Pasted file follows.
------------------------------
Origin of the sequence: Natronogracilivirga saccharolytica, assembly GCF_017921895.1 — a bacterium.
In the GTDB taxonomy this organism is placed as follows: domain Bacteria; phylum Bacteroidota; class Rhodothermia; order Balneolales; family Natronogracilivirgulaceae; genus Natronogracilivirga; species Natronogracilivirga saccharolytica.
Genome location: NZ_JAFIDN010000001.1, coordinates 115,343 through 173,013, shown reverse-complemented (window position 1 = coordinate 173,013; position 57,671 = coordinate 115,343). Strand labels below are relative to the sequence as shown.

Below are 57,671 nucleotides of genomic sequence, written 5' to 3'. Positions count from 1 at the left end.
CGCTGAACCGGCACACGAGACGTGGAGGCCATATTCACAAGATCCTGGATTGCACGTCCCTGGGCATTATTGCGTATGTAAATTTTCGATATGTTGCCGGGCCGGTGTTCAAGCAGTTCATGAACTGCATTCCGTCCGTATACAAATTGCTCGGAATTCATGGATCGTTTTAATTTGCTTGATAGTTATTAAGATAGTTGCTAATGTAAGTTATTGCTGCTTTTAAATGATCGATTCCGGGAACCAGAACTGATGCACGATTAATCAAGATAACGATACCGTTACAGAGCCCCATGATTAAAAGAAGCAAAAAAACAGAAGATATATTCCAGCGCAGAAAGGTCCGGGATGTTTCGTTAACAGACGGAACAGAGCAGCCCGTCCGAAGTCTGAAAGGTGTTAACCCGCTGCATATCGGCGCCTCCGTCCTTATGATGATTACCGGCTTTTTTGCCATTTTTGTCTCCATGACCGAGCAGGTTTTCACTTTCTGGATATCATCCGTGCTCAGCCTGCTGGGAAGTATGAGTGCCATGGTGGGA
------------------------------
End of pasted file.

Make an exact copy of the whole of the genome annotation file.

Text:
Origin of the sequence: Natronogracilivirga saccharolytica, assembly GCF_017921895.1 — a bacterium.
In the GTDB taxonomy this organism is placed as follows: domain Bacteria; phylum Bacteroidota; class Rhodothermia; order Balneolales; family Natronogracilivirgulaceae; genus Natronogracilivirga; species Natronogracilivirga saccharolytica.
Genome location: NZ_JAFIDN010000001.1, coordinates 115,343 through 173,013, shown reverse-complemented (window position 1 = coordinate 173,013; position 57,671 = coordinate 115,343). Strand labels below are relative to the sequence as shown.

Below are 57,671 nucleotides of genomic sequence, written 5' to 3'. Positions count from 1 at the left end.
CGCTGAACCGGCACACGAGACGTGGAGGCCATATTCACAAGATCCTGGATTGCACGTCCCTGGGCATTATTGCGTATGTAAATTTTCGATATGTTGCCGGGCCGGTGTTCAAGCAGTTCATGAACTGCATTCCGTCCGTATACAAATTGCTCGGAATTCATGGATCGTTTTAATTTGCTTGATAGTTATTAAGATAGTTGCTAATGTAAGTTATTGCTGCTTTTAAATGATCGATTCCGGGAACCAGAACTGATGCACGATTAATCAAGATAACGATACCGTTACAGAGCCCCATGATTAAAAGAAGCAAAAAAACAGAAGATATATTCCAGCGCAGAAAGGTCCGGGATGTTTCGTTAACAGACGGAACAGAGCAGCCCGTCCGAAGTCTGAAAGGTGTTAACCCGCTGCATATCGGCGCCTCCGTCCTTATGATGATTACCGGCTTTTTTGCCATTTTTGTCTCCATGACCGAGCAGGTTTTCACTTTCTGGATATCATCCGTGCTCAGCCTGCTGGGAAGTATGAGTGCCATGGTGGGA